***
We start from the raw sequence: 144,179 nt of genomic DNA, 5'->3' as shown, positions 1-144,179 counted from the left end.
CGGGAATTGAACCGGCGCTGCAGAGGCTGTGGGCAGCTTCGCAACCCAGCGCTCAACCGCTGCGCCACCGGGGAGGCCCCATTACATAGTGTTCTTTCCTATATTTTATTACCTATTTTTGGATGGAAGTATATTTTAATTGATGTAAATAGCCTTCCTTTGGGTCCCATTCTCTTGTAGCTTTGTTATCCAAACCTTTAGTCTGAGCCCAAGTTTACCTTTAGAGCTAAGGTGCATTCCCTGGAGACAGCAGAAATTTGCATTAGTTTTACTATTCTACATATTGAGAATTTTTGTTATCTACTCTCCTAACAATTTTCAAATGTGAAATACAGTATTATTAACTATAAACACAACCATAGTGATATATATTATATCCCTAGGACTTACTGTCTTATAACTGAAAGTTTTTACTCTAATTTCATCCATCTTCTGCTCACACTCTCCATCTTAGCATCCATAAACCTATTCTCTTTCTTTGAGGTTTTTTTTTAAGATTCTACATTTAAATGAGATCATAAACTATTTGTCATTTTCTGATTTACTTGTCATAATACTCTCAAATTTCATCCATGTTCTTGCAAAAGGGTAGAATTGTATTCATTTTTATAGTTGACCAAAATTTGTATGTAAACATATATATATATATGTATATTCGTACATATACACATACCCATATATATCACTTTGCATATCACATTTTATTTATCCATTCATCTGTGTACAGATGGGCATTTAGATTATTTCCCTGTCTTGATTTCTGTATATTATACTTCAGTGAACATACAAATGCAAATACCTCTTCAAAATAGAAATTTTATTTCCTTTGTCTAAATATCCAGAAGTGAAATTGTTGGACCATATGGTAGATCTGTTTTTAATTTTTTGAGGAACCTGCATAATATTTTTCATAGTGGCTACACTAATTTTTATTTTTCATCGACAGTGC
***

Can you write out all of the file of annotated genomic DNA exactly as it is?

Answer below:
We start from the raw sequence: 144,179 nt of genomic DNA, 5'->3' as shown, positions 1-144,179 counted from the left end.
CGGGAATTGAACCGGCGCTGCAGAGGCTGTGGGCAGCTTCGCAACCCAGCGCTCAACCGCTGCGCCACCGGGGAGGCCCCATTACATAGTGTTCTTTCCTATATTTTATTACCTATTTTTGGATGGAAGTATATTTTAATTGATGTAAATAGCCTTCCTTTGGGTCCCATTCTCTTGTAGCTTTGTTATCCAAACCTTTAGTCTGAGCCCAAGTTTACCTTTAGAGCTAAGGTGCATTCCCTGGAGACAGCAGAAATTTGCATTAGTTTTACTATTCTACATATTGAGAATTTTTGTTATCTACTCTCCTAACAATTTTCAAATGTGAAATACAGTATTATTAACTATAAACACAACCATAGTGATATATATTATATCCCTAGGACTTACTGTCTTATAACTGAAAGTTTTTACTCTAATTTCATCCATCTTCTGCTCACACTCTCCATCTTAGCATCCATAAACCTATTCTCTTTCTTTGAGGTTTTTTTTTAAGATTCTACATTTAAATGAGATCATAAACTATTTGTCATTTTCTGATTTACTTGTCATAATACTCTCAAATTTCATCCATGTTCTTGCAAAAGGGTAGAATTGTATTCATTTTTATAGTTGACCAAAATTTGTATGTAAACATATATATATATATGTATATTCGTACATATACACATACCCATATATATCACTTTGCATATCACATTTTATTTATCCATTCATCTGTGTACAGATGGGCATTTAGATTATTTCCCTGTCTTGATTTCTGTATATTATACTTCAGTGAACATACAAATGCAAATACCTCTTCAAAATAGAAATTTTATTTCCTTTGTCTAAATATCCAGAAGTGAAATTGTTGGACCATATGGTAGATCTGTTTTTAATTTTTTGAGGAACCTGCATAATATTTTTCATAGTGGCTACACTAATTTTTATTTTTCATCGACAGTGC